WASHINGTON -- Colleges and universities are intended to be incubators of ideas, innovation and debate, but some Catholic universities have taken that notion to questionable levels by celebrating speakers who support policies that go against biblical teachings.
On the campuses of prestigious Catholic universities across America school officials regularly push ideas in direct conflict with the church.
For example, in an effort to promote the free exchange of ideas Georgetown University invited Planned Parenthood President Cecile Richards to speak to students.
Instead of an "exchange of ideas" students heard an hour long lecture from Richards' perspective.
"Inviting her was seen as an endorsement of her organization's mission," Georgetown student Justine Warden said.
In response, pro-life students at Georgetown invited Abby Johnson, a former Planned Parenthood clinic director turned pro-life advocate, to give the other side of the story.
"I think even religious universities have really succumbed to the liberal mindset out there that abortion is helping women and that we don't need to judge that choice, we need to be supportive of women whenever they are considering an abortion," Johnson told CBN News.
Planned Parenthood is the largest abortion provider in America and most women who have abortions are between the ages of 18 and 29.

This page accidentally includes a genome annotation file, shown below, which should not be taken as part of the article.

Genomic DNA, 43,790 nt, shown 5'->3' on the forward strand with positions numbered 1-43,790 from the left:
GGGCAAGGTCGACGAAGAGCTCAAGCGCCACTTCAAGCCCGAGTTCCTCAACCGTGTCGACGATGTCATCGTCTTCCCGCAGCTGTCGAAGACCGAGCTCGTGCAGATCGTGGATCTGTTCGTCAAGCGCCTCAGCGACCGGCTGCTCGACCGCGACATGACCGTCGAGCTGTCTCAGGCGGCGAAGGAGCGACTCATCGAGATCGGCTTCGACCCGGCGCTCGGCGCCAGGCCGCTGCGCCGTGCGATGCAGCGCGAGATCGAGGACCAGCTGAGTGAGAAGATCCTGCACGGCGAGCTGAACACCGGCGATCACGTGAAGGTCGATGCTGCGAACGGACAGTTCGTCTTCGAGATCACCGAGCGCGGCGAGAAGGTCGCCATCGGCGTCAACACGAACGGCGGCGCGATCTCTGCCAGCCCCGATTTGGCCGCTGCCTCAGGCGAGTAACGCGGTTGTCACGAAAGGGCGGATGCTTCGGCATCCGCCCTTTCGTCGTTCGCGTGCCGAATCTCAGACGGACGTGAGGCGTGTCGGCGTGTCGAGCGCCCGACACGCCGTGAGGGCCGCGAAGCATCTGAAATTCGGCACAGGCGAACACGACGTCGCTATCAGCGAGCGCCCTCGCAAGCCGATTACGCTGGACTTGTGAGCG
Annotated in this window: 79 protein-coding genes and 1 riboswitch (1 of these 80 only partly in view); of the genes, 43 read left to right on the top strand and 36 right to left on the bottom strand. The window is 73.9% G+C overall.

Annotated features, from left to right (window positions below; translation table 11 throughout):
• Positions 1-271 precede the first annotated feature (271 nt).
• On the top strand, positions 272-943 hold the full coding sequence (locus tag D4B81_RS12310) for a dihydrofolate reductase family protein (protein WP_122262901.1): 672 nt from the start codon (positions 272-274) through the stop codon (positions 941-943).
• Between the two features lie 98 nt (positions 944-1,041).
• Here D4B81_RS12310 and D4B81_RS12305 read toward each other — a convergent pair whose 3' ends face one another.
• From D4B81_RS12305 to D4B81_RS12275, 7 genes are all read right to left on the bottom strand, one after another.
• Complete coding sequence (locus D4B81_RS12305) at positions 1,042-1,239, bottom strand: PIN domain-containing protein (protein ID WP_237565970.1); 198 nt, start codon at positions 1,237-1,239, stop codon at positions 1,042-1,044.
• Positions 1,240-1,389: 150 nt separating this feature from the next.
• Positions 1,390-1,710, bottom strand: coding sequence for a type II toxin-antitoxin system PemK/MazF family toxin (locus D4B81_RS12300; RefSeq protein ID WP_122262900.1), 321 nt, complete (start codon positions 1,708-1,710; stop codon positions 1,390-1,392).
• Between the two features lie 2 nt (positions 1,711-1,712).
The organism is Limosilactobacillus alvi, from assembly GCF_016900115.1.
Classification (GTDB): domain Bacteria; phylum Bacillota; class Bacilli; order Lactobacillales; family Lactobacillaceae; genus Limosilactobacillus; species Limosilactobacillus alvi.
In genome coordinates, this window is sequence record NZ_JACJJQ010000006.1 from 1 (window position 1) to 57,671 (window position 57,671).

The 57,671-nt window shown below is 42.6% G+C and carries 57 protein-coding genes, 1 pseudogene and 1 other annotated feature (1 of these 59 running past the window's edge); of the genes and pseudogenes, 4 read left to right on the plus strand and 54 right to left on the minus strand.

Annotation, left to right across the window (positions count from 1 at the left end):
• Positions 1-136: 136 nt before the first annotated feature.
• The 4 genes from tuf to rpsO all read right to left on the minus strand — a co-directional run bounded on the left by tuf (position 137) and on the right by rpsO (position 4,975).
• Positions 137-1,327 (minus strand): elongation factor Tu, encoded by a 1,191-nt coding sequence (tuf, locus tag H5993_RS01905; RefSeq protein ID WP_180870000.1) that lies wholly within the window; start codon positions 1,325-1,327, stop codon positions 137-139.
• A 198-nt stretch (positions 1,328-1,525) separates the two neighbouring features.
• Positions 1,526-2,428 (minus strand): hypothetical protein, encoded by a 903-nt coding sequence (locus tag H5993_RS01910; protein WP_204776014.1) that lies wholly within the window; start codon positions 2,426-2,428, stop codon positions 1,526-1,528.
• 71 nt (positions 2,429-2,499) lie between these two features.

"I tell people that wherever vulnerable women are, so is Planned Parenthood," Johnson said.
Georgetown student Brenda Lozano had a difficult time listening to Johnson talk about her experience working for Planned Parenthood.
"I am someone who has had an abortion, so it was it was tough to listen to and also, kind of, I had to relive that experience listening to her describe what goes on behind the scenes," she said.
She believes getting support and having some place other than an abortion clinic to turn to could have made a difference.
"Out of desperation, I made the decision because I was alone -- I thought I was alone -- so I made the decision and I regretted it as soon as I got finished," she said.
"As soon as it was over it affected me," she continued. "It was a journey - it was a tough journey - definitely living with the repercussions of that was tough.